Six On Saturday: Slow plants, rampant plants and the steady ones

This week was a game of two halves. A cold beginning and now a heatwave. I hope this will persuade a few more tomatoes to ripen. The courgettes keep springing surprises on me in the form of marrows and the french beans carry on being well behaved. The flower garden has seen a few rearrangements with more to come. The first of the six for this week is a welcome discovery.


A tiny spire of lirirope muscari ‘Big Blue’. Not quite living up to it’s name yet.  It has been three years in  development.  Billed as a perennial forming dense clumps it has just managed a clump of 10cms.  I think I have shocked it into doing something as a few weeks back I threw out two other sister plants on the grounds that they had done nothing at all.  Somehow I overlooked this one or perhaps it looked the stronger.  I’ll be watching it closely now.



Also gaining a stay of execution is this unknown red rose.  It was here in the garden when we arrived and I have planted around it but always thinking that one day it would be moved or given up.  Every year it persuades me that it deserves to stay and it has twisted me round its little finger again.


These were in the garden last weekend and have definitely gone now.  But they will be making a comeback as apple juice.  The apple trees all had a professional prune this year and look better for it.  The apples on the oldest tree were smaller but seemed to be just as plentiful.  I have 51 bottles of juice to collect.


The passion flower (passiflora caerulea) has an incredible structure, fascinating to look at but it’s becoming too rampant.  I plan to completely remove it from the arch it grows over and see if it can be dug out completely.  I keep finding seedlings of it around the garden so I think I may be on the losing side.


This blue scabious seems to have only just got into it’s stride, it was moved to a new location at the end of last summer so perhaps it took a while to really settle down.  Great things are expected next year though.


Time for an experiment. I have sown some green manure seeds for the first time.  The onions came out and the seeds went in.  I have to remember to dig the growth over in 40 – 90 days.  I hope it does what it says on the packet.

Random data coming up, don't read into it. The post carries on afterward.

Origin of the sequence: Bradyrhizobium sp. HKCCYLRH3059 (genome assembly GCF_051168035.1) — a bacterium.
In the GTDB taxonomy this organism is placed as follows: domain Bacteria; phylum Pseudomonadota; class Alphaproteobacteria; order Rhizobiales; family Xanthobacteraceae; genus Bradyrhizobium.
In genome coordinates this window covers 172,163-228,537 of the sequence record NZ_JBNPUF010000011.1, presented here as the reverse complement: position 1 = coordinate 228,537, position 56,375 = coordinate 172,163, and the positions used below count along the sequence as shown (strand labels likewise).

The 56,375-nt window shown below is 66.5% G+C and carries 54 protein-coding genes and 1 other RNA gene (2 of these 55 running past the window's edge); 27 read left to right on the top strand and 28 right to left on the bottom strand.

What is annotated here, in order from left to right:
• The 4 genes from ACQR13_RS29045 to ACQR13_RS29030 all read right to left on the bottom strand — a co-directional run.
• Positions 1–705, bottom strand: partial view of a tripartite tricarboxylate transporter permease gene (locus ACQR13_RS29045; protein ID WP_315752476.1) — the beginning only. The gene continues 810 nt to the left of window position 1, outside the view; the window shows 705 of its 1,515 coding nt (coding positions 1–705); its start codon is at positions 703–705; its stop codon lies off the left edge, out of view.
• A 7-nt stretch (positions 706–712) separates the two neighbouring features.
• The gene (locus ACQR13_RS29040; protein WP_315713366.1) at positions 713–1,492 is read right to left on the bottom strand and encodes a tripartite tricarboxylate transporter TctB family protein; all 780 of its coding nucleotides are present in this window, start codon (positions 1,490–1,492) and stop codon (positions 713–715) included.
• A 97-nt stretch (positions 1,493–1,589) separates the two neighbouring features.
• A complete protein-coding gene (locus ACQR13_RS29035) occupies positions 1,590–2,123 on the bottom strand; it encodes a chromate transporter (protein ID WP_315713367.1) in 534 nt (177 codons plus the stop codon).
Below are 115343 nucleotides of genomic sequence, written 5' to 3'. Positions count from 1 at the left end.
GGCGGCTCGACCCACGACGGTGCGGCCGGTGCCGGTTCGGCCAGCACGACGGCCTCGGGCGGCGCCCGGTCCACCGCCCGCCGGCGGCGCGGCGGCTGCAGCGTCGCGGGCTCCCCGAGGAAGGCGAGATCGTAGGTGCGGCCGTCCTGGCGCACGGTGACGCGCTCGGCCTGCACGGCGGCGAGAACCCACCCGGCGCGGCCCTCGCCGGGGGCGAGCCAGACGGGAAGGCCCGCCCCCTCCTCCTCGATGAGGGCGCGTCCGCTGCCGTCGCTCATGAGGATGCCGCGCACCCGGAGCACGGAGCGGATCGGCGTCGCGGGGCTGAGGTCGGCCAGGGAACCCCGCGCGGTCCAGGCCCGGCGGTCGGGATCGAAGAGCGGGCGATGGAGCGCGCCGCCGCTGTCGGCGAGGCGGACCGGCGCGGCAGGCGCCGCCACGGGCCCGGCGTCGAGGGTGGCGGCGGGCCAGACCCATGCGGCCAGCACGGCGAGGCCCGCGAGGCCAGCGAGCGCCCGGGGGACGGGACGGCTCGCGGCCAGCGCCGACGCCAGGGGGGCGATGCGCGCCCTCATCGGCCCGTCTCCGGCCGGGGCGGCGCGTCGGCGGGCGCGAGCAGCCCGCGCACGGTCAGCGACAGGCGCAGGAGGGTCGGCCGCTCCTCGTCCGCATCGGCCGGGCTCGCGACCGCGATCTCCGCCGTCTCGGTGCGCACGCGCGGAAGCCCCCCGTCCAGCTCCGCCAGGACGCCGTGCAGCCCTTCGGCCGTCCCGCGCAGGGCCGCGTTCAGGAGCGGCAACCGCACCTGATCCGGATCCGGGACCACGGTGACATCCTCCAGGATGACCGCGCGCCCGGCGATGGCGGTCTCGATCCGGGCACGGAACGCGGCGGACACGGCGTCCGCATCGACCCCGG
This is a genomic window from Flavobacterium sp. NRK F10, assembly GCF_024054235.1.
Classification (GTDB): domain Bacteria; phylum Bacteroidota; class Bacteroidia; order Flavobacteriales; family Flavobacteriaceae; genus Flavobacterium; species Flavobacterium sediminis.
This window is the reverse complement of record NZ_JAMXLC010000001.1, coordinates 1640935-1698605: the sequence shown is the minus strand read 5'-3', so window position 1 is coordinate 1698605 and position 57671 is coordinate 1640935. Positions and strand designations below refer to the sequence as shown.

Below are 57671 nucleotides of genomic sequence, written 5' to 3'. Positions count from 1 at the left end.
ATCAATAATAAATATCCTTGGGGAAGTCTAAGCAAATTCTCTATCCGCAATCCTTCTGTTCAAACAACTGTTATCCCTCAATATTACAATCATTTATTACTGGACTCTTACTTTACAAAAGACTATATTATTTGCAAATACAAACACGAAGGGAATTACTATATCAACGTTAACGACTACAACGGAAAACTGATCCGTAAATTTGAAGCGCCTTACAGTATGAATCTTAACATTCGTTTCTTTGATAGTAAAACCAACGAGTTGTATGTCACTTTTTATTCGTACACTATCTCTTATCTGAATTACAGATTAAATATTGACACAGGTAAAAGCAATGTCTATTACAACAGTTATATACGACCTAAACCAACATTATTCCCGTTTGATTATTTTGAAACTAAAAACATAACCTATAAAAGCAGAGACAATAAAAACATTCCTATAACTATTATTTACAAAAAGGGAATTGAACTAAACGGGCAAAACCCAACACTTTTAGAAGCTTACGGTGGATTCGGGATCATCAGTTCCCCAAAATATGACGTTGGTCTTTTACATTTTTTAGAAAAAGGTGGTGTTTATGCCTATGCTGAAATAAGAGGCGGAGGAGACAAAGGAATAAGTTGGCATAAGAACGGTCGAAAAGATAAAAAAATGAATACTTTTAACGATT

That’s my six for the week.  To see more go to The Prop’s site.  His six and many more will  be revealed.


16 thoughts on “Six On Saturday: Slow plants, rampant plants and the steady ones

  1. I had a passiflora caerulea a few years ago and I noticed they sprouted everywhere. Now I grow mine in pots ( Pots minimum 35 cm in diameter, otherwise they suffer from drought in summer; and I have to water them regularly …)
    Beautiful and tasty apples! Here, they are too small this year and often perforated by pests (worms, earwigs ….)


    • The juice keeps for 18 months but we always drink it up before then. The farm I take the apples to juices, pasteurises and bottles it for us. I was in France last week and spotted some Liriope in a garden there – growing as an edging plants in great clumps. Seeing it there made me want to persevere, some was in full sun – mostly gone over, those in the shade were still in flower and looked fab. Grrrh.


    • I don’t do it, I take it off to a farm that has an apple press – small business scale – and they juice all the apples, pasteurise and bottle the juice. They will also make cider but we opt from the non alcoholic kind. It is a god send – I don’t know what I would do with all the apples otherwise.


  2. Passion flower is VERY rampant! Where it was grown for fruit production around Beverly Hills and the western Los Angeles area a very long time ago, it STILL sometimes comes back from the roots. Fortunately, it does not get ‘too’ big. (Of course, that is relative.) It would likely die if we pulled it up more regularly as it appeared, but because we neglect it, it keeps coming back like it has since the homes were build in the 1930s!

    Liked by 1 person

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